Exocytosis releases acetylcholine in packets that are called quanta. The acetylcholine quantum diffuses through the acetylcholinesterase meshwork, where the high local transmitter concentration occupies all of the binding sites on the enzyme in its path; the acetylcholine that reaches the endplate activates ~2,000 acetylcholine receptors, opening their ion channels which permits sodium ions to move into the endplate producing a depolarization of ~0.5 mV known as a miniature endplate potential. By the time the acetylcholine is released from the receptors the acetylcholinesterase has destroyed its bound ACh, which takes about ~0.16 ms, hence is available to destroy the ACh released from the receptors. When the motor nerve is stimulated there is a delay of only 0.5 to 0.8 msec between the arrival of the nerve impulse in the motor nerve terminals and the first response of the endplate The arrival of the motor nerve action potential at the presynaptic neuron terminal opens voltage-dependent calcium channels and Ca2+ ions flow from the extracellular fluid into the presynaptic neuron's cytosol.
This influx of Ca2+ causes several hundred neurotransmitter-containing vesicles to fuse with the presynaptic neuron's cell membrane through SNARE proteins to release their acetylcholine quanta by exocytosis. The endplate depolarization by the released acetylcholine is called an endplate potential; the EPP is accomplished when ACh binds the nicotinic acetylcholine receptors at the motor end plate, causes an influx of sodium ions. This influx of sodium ions generates the EPP, triggers an action potential which travels along the sarcolemma and into the muscle fiber via the transverse tubules by means of voltage-gated sodium channels; the conduction of action potentials along the transverse tubules stimulates the opening of voltage-gated Ca2+ channels which are mechanically coupled to Ca2+ release channels in the sarcoplasmic reticulum. The Ca2+ diffuses out of the sarcoplasmic reticulum to the myofibrils so it can stimulate contraction; the endplate potential is thus responsible for setting up an action potential in the muscle fiber which triggers muscle contraction.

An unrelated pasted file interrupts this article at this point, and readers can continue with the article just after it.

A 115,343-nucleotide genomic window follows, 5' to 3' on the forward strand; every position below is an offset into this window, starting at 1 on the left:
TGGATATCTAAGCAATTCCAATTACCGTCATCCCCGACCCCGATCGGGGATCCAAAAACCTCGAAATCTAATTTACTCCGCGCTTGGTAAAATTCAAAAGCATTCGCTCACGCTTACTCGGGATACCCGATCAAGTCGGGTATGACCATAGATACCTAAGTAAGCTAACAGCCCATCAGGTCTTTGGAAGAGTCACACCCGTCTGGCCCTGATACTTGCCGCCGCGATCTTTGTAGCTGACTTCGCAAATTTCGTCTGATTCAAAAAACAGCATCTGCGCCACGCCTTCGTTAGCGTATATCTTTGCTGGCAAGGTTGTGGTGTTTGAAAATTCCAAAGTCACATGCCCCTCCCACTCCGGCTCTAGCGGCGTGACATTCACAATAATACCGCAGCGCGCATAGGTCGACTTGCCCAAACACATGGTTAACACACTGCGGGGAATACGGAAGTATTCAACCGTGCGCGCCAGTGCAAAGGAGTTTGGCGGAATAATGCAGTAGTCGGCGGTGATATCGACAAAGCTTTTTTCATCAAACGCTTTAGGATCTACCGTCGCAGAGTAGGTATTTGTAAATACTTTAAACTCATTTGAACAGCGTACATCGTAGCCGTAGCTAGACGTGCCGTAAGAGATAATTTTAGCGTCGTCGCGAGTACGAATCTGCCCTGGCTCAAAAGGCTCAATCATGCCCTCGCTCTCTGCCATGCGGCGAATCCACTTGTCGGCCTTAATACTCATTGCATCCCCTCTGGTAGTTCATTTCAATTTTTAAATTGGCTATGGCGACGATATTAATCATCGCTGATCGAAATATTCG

The transmission from nerve to muscle is so rapid because each quantum of acetylcholine reaches the endplate in millimolar concentrations, high enough to combine with a receptor with a low affinity, which swiftly releases the bound transmitter. Acetylcholine is a neurotransmitter synthesized from dietary choline and acetyl-CoA, is involved in the stimulation of muscle tissue in vertebrates as well as i
In vertebrate anatomy, hip refers to either an anatomical region or a joint. The hip region is located lateral and anterior to the gluteal region, inferior to the iliac crest, overlying the greater trochanter of the femur, or "thigh bone". In adults, three of the bones of the pelvis have fused into the hip bone or acetabulum which forms part of the hip region; the hip joint, scientifically referred to as the acetabulofemoral joint, is the joint between the femur and acetabulum of the pelvis and its primary function is to support the weight of the body in both static and dynamic postures. The hip joints have important roles in retaining balance, for maintaining the pelvic inclination angle. Pain of the hip may be the result of numerous causes, including nervous, infectious, trauma-related, genetic; the proximal femur is covered by muscles and, as a consequence, the greater trochanter is the only palpable bony structure in the hip region. The hip joint is a synovial joint formed by the articulation of the rounded head of the femur and the cup-like acetabulum of the pelvis.